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Report Claims 23 Percent Of Infants Obese In Am. Samoa
8-year study of 800 babies reveals ‘extremely shocking’ statistics

MELBOURNE, Australia (Radio Australia, Feb. 7, 2013) – A new study has found that up to 23 percent of babies in American Samoa are obese.

The research was conducted by Brown University in the United States and published in the journal Paediatric Obesity.

To conduct the study, researchers examined the medical records of nearly 800 American Samoan babies born between 2001 and 2008.

The team tracked the babies' growth, weight gain, and whether they were breastfed, given formula, or a mix of both.

Lead author Nicola Hawley says about 23 percent of boys and 16 percent of girls in American Samoa are obese by 15 months of age.

"It was actually extremely shocking. We know that adult obesity the Samoas is particularly high - around 70 percent of Samoan women are obese," she told Radio Australia.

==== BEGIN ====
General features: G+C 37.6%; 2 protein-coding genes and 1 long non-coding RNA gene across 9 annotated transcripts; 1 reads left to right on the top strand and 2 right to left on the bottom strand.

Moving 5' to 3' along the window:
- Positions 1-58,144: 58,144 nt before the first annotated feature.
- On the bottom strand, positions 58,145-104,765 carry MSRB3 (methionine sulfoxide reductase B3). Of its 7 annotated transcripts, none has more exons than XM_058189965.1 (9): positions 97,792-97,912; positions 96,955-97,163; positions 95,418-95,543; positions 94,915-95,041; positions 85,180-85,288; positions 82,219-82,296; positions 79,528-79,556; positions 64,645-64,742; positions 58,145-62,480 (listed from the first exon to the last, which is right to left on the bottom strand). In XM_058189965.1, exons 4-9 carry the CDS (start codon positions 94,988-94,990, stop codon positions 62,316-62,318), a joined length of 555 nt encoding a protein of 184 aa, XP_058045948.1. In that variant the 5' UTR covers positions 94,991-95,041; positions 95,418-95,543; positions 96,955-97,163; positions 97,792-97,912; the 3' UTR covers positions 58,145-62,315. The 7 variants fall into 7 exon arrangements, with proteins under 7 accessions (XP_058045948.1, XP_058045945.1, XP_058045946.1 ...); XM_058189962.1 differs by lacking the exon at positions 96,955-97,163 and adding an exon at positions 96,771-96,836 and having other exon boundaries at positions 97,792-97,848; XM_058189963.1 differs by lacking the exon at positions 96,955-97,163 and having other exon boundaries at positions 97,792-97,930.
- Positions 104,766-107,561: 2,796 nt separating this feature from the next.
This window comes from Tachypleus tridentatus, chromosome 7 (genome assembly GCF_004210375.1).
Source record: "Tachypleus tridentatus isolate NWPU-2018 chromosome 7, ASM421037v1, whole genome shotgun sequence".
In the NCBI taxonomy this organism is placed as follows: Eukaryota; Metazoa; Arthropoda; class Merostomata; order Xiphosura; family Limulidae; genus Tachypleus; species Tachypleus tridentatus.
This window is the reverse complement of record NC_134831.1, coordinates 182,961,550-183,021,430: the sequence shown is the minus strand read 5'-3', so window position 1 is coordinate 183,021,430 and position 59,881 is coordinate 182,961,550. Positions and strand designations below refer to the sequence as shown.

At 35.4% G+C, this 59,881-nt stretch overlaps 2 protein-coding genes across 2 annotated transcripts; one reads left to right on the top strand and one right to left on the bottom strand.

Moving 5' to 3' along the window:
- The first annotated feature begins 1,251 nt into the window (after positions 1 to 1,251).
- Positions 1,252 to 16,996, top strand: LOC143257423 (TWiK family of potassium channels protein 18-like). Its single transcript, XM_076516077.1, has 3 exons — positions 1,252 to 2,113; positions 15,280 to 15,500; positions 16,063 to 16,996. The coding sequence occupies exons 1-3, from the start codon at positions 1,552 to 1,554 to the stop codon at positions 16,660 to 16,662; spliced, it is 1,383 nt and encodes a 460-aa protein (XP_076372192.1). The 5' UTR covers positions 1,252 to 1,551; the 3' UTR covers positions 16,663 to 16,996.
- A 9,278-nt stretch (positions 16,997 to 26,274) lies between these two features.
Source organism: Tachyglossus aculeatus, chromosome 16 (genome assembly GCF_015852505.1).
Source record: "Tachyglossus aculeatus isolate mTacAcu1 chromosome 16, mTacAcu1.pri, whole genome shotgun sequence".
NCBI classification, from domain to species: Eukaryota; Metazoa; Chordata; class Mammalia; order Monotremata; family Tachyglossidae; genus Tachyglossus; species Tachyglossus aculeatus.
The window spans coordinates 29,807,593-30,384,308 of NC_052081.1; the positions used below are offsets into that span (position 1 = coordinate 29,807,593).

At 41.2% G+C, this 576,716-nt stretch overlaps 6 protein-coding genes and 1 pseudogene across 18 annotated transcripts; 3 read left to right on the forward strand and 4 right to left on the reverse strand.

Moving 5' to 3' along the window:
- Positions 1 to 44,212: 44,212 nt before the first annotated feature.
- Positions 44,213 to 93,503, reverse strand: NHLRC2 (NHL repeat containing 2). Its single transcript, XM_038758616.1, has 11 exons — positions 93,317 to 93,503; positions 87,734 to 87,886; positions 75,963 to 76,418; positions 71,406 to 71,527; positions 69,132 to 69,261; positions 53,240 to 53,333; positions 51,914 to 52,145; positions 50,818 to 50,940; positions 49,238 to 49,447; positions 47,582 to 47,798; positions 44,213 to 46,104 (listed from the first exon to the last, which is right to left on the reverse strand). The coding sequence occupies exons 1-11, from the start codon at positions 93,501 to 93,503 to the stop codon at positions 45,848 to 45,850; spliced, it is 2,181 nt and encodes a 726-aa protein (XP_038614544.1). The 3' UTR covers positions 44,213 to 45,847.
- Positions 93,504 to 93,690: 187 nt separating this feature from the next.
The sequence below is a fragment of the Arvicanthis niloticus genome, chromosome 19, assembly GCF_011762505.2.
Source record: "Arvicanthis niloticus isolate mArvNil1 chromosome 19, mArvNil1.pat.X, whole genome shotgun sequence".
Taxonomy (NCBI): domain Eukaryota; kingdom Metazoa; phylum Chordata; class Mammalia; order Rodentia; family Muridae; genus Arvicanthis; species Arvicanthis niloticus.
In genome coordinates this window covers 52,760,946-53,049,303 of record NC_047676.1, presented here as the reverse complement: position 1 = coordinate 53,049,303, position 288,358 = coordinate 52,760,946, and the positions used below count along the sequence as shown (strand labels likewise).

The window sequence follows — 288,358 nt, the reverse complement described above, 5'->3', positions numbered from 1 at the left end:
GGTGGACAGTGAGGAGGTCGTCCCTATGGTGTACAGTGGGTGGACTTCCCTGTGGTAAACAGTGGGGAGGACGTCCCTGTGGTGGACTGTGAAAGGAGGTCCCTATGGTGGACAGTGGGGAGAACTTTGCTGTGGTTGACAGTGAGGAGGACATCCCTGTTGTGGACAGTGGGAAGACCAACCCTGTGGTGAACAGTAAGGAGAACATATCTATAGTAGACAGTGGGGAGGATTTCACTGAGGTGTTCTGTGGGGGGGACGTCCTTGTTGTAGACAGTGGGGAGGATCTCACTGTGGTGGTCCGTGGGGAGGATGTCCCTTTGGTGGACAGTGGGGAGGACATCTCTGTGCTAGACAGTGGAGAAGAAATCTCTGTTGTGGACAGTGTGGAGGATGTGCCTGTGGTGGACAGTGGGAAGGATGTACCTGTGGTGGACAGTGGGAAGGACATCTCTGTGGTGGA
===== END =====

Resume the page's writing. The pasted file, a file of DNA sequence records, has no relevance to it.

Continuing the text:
"And so we expected that it might extend into childhood, but the levels of obesity we see in infancy are just so surprising."

Ms. Hawley says maternal obesity is partly the reason.

"We know that there is a high level of overweight and obesity in women of child bearing age in Samoa, and we know that those women who are overweight and obese are the ones that tend to gain more weight during pregnancy, and they are also at risk of gestational diabetes during pregnancy."

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